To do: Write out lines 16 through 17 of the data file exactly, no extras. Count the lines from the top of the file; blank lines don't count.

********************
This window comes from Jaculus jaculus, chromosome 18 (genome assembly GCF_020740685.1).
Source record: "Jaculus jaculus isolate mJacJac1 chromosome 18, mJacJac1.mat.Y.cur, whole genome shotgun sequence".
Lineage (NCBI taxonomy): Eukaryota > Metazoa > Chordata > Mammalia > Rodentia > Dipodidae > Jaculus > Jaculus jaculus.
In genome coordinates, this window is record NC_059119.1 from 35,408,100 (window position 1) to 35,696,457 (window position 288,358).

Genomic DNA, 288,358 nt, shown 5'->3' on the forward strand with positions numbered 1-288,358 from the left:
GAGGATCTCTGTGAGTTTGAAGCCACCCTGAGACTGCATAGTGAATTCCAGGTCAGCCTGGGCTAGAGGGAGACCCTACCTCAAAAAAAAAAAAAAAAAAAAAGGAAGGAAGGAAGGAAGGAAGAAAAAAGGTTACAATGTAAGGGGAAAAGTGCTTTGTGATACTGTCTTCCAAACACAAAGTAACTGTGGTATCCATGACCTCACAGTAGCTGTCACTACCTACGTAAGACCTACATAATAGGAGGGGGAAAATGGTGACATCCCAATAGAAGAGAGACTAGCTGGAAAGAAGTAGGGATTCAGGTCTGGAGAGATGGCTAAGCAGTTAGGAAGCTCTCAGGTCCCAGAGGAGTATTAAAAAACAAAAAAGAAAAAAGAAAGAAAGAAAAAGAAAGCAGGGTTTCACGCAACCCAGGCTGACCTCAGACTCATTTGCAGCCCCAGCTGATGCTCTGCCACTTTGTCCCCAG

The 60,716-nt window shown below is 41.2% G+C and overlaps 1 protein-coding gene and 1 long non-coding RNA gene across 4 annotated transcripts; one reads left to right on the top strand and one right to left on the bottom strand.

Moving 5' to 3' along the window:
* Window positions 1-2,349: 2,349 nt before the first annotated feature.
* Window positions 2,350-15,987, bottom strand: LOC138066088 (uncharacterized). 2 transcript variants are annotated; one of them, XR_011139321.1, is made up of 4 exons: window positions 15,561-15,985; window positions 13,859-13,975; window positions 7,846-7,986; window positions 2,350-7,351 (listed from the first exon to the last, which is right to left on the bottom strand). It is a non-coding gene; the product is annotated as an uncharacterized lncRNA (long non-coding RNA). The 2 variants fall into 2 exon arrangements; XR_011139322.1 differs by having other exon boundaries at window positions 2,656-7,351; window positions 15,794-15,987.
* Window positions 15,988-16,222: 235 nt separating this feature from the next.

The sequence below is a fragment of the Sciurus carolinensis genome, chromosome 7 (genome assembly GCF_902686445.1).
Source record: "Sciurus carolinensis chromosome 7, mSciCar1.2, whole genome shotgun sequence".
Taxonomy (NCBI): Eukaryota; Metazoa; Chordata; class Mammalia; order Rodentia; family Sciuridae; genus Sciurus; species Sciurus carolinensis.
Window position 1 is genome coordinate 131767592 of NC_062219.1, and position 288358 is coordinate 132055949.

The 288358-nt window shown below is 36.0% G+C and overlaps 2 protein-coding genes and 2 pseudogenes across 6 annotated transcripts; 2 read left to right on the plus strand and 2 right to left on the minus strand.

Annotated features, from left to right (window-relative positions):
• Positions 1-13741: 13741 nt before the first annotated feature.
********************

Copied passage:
The 288358-nt window shown below is 36.0% G+C and overlaps 2 protein-coding genes and 2 pseudogenes across 6 annotated transcripts; 2 read left to right on the plus strand and 2 right to left on the minus strand.

Annotated features, from left to right (window-relative positions):